Monday, December 17, 2012

The Boy Who Drove Her Home

Dan Nielsen, former editor of Blank Gun Silencer and Nerve Bundle Review.

The Boy Who Drove Her Home

Pete Wilson sat at the kitchen table with pencil and legal pad. He wrote fast, in bursts. Pages filled. He’d sort it out later.

Pete heard something. Someone on the stairs. It was early for Cheryl. Unless she got a ride. Sometimes that new boy, Billy, drove her home. Cheryl described Billy as “cute, but young,” which probably meant Cheryl’s exact age. Pete was a generation older. Too old for the ShopKo job. Or maybe they passed him over for other reasons. All those pointless and insulting questions for which he had no good answers.

Okay, so Cheryl got a ride from some guy. Big deal. It was raining. It was that or wait for the bus. What was she supposed to do? He wouldn’t even mention it. He’d say nothing unless she said something first. Then he’d be totally cool.

There were voices on the stairs. Cheryl’s and another. This must be the famous Billy. This must be the famous Billy about to enter their apartment. It was more than Pete could take. It was too much.  

Pete fast-walk tiptoed to the spare room. That’s where he kept his typewriter and things. That’s where he spent his time. Lately, that’s where he slept. He closed the door. He closed his eyes. He held his breath. He listened.

Now they were inside. Cheryl and Billy. There was laughter. What did they have to laugh about? They worked at fucking ShopKo for Christ sake. They climbed those stairs together for what messed up reason?

Pete heard Cheryl’s breathing. She was right outside the door. Their faces were inches apart. It was the closest they’d been in awhile. She knocked. Why would she do that? Any other time she’d barge in for no reason, just to annoy him.

“Pete, you in there?” 

She knew he was. Where else would he be? Why was she such a bitch?

“I guess he’s not here,” Cheryl said. Pete pressed his ear tight against the door. Now they were in the kitchen.

“Sit,” Cheryl said. “Would you like a beer?”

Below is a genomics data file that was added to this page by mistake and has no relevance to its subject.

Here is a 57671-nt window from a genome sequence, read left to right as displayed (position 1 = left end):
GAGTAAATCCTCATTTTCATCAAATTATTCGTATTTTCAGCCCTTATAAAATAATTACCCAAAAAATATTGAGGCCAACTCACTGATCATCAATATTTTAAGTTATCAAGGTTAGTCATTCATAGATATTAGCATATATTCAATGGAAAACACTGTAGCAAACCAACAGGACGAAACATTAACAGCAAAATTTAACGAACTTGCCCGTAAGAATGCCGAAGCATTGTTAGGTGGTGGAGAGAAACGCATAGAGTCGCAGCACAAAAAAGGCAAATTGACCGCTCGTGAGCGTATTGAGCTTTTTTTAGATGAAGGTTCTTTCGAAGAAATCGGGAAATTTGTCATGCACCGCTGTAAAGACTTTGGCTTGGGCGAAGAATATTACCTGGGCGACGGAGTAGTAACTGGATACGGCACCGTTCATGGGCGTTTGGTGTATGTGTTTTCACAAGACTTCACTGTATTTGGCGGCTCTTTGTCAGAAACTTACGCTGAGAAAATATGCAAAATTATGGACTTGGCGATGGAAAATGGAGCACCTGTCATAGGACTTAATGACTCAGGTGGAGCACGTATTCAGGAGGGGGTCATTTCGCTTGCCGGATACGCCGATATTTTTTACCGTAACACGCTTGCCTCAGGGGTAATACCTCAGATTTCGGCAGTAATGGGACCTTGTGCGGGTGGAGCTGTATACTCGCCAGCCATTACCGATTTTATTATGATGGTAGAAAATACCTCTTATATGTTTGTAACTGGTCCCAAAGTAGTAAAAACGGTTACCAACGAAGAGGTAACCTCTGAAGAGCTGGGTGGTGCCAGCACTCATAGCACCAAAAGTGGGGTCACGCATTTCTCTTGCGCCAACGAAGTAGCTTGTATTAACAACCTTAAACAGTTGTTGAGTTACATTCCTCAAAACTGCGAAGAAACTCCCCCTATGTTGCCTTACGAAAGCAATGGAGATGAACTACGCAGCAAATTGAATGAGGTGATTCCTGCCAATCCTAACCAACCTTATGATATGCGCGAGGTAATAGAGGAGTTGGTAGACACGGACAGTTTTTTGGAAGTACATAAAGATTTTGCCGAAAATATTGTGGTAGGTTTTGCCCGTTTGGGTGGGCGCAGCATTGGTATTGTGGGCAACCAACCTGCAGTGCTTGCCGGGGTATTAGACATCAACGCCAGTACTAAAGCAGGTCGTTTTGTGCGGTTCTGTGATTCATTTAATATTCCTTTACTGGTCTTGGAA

“If you’re having one.” That was Billy’s voice.

Pete crouched down and looked through the keyhole. He could see into the kitchen, a little, the refrigerator, an edge of the table. Cheryl suddenly appeared. She opened the refrigerator and took out beers. The refrigerator closed. Then she was gone.

Pete laid down on his mattress and pulled the covers up to his chin. How long does it take to drink a beer? Would she offer him another? Would they move to the bedroom? Would they lie together, hands searching, lips touching, clothes slowly removed?

There were sounds from the stairs. Billy was leaving. Pete had no idea what would happen next. He opened the door and stepped out of his  room. Cheryl was still at the table, still with half a beer. Across from her was an empty bottle.

Cheryl spoke first. 

“That was rude.”


“You could have at least said hello.”

“Why would I want to do that?”

“It’s what normal people do.”

Pete sat. He picked up the empty. Cheryl flinched, just a little, like he might throw it at her. He put the bottle down. Cheryl finished her beer.

“Does he want to have sex with you?”

Cheryl smiled, but is looked forced. “Probably.”

“Do you want to have sex with him?”

“Pete, if I did, I would, and you’d still be hiding in your room.”

“I was reading. I must have dozed off.” 

Cheryl laughed. Pete felt nauseous. He wanted to hit her. He stood up.

“If you’re getting a beer, get me another.” 

Pete did just that. There were no bottles left. Just cans of  Pabst. He took a glass from the shelf. Cheryl didn’t like drinking from cans.

“I’m moving out,” Cheryl said.

Pete sat back down and took a long drink.

“What’s that supposed to mean?”

“It means I’m tired of living here. I’m tired of living with you.”

“When did you decide all this?”

“While I was saying it.”

“Are you moving in with Billy.”

Cheryl smiled, this time it looked easy, like a real smile.

“I doubt his parents would approve. Billy goes to high school.”


“I think that was his first beer. It got him pretty drunk. I hope he makes it home okay.”


“Pete, do you know why I brought Billy up to our apartment?”

“No. Why?”

“Billy wants to be a poet. He saw you read somewhere.” Now Cheryl was crying. “You’re his fucking hero, you fucking asshole.”


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